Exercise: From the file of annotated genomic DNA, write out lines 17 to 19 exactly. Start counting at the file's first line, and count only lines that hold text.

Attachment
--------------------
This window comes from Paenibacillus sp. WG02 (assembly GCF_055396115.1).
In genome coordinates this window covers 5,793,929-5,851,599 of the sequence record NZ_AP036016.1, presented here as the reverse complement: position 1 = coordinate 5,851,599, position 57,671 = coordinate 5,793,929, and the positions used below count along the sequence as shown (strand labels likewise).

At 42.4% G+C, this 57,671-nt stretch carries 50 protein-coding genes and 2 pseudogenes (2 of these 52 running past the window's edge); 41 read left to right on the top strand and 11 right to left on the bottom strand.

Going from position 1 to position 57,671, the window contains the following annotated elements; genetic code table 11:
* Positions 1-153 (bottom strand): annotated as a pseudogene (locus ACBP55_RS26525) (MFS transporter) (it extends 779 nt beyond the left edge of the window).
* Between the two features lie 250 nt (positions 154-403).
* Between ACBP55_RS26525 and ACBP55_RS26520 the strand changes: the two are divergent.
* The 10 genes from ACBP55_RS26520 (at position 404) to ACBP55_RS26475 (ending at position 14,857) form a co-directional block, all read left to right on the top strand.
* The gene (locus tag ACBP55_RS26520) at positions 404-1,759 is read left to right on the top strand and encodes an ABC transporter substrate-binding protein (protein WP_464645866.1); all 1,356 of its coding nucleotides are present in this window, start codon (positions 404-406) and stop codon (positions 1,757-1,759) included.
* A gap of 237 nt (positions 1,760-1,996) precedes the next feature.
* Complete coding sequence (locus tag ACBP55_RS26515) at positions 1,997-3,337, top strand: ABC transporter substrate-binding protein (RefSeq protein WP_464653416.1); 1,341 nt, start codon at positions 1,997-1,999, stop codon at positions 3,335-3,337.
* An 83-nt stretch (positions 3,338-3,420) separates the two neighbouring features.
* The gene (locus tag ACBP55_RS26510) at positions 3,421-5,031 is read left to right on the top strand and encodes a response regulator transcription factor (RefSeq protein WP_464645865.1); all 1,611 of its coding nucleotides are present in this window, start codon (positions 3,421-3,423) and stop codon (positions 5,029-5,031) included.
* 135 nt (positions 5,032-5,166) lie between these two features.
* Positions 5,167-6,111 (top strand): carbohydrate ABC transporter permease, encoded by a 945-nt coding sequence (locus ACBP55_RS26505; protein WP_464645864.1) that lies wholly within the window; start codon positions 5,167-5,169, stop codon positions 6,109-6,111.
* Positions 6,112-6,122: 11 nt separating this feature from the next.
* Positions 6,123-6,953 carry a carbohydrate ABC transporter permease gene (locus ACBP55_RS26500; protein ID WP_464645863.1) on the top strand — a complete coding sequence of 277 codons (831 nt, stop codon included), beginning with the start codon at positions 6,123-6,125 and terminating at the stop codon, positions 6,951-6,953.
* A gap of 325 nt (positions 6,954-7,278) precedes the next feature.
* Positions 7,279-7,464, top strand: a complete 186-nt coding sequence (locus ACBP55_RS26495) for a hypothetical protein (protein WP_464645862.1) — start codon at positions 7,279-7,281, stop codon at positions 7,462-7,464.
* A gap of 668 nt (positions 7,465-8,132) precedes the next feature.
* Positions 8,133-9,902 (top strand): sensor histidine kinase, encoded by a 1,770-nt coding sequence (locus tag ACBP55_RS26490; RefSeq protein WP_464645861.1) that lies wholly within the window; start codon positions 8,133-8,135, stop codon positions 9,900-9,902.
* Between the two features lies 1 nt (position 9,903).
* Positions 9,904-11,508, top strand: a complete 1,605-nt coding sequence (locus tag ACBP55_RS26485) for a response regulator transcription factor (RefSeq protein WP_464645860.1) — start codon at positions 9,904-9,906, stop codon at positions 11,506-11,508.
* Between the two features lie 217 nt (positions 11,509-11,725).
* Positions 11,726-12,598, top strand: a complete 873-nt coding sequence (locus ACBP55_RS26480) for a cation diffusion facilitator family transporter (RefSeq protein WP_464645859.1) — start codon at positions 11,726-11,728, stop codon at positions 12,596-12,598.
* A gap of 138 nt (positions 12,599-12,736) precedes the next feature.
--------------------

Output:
* Positions 6,123-6,953 carry a carbohydrate ABC transporter permease gene (locus ACBP55_RS26500; protein ID WP_464645863.1) on the top strand — a complete coding sequence of 277 codons (831 nt, stop codon included), beginning with the start codon at positions 6,123-6,125 and terminating at the stop codon, positions 6,951-6,953.
* A gap of 325 nt (positions 6,954-7,278) precedes the next feature.
* Positions 7,279-7,464, top strand: a complete 186-nt coding sequence (locus ACBP55_RS26495) for a hypothetical protein (protein WP_464645862.1) — start codon at positions 7,279-7,281, stop codon at positions 7,462-7,464.